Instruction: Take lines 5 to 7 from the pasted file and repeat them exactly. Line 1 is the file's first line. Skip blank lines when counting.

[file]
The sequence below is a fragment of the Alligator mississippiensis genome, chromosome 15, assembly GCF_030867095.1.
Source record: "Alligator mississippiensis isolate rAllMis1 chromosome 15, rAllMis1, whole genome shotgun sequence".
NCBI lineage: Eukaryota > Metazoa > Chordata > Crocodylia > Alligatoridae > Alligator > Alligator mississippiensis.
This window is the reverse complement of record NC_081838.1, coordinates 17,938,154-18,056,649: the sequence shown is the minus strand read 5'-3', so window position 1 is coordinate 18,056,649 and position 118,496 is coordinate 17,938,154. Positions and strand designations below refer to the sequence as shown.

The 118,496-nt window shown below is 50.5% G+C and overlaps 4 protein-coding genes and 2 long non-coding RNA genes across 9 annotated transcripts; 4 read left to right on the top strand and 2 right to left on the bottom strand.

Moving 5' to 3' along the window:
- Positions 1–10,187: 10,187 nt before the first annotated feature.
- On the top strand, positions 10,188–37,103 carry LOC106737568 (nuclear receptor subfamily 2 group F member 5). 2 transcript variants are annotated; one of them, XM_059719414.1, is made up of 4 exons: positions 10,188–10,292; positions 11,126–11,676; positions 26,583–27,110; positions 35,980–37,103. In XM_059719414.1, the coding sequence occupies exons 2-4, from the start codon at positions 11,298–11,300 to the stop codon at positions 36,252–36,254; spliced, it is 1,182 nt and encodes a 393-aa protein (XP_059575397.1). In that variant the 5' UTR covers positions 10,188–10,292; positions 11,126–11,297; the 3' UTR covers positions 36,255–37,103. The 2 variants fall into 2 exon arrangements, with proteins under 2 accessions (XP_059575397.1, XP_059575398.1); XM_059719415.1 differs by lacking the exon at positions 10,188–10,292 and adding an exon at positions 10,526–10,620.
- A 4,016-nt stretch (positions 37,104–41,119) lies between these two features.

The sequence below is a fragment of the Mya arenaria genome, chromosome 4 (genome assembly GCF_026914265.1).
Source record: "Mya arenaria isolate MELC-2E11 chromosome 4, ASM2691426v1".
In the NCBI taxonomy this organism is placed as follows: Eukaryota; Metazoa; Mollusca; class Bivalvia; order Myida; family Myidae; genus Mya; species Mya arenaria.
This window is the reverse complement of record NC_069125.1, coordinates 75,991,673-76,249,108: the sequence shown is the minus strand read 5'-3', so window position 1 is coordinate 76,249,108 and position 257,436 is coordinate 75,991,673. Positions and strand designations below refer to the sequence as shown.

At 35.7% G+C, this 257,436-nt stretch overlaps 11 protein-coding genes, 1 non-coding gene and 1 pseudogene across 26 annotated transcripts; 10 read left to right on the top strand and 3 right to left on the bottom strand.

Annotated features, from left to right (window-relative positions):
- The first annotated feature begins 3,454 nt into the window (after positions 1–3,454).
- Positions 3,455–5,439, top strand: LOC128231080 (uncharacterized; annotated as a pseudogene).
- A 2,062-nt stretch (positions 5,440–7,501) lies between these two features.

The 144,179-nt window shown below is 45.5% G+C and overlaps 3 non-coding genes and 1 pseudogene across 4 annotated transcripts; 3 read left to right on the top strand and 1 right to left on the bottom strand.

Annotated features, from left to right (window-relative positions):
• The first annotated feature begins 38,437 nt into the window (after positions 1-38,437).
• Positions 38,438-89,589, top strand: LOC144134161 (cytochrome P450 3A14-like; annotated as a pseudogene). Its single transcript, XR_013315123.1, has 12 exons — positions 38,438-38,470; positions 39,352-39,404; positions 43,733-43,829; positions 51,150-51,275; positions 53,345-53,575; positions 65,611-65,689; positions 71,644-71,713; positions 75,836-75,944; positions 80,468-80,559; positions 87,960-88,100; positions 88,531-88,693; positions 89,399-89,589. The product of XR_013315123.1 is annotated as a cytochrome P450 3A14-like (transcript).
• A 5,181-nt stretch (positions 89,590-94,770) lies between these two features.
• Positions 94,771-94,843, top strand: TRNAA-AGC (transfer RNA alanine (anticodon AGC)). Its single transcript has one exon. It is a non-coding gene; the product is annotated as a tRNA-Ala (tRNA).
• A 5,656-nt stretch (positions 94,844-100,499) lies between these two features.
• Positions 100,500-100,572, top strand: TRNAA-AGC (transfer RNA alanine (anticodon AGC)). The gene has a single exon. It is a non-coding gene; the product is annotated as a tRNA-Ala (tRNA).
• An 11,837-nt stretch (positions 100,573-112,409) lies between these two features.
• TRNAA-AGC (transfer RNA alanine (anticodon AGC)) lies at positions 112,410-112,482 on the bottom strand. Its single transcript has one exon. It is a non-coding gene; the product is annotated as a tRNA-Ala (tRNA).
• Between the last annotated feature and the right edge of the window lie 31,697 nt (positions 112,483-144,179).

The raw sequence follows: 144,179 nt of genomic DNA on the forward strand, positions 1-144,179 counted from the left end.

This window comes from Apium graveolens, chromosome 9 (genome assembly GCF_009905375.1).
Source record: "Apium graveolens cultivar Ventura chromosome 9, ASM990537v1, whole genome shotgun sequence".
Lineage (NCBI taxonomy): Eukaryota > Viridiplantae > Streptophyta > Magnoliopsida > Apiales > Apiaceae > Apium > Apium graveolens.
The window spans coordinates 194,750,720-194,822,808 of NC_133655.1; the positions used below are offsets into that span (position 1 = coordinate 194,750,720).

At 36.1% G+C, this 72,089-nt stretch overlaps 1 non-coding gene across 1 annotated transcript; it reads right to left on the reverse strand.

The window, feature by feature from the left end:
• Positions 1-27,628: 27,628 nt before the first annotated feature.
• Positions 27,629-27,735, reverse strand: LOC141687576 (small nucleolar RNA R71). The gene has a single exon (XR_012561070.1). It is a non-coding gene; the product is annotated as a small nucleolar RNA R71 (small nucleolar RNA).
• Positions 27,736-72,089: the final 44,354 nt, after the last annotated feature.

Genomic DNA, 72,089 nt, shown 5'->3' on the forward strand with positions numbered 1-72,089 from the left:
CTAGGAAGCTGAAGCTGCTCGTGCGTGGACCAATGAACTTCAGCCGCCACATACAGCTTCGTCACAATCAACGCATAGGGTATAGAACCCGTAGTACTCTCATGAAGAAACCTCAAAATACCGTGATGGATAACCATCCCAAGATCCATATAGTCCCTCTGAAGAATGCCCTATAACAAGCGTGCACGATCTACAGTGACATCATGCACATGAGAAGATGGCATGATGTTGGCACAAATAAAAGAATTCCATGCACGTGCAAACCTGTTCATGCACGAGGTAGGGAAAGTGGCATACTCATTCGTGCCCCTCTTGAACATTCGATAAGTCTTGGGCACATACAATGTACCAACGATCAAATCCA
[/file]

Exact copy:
The 118,496-nt window shown below is 50.5% G+C and overlaps 4 protein-coding genes and 2 long non-coding RNA genes across 9 annotated transcripts; 4 read left to right on the top strand and 2 right to left on the bottom strand.

Moving 5' to 3' along the window:
- Positions 1–10,187: 10,187 nt before the first annotated feature.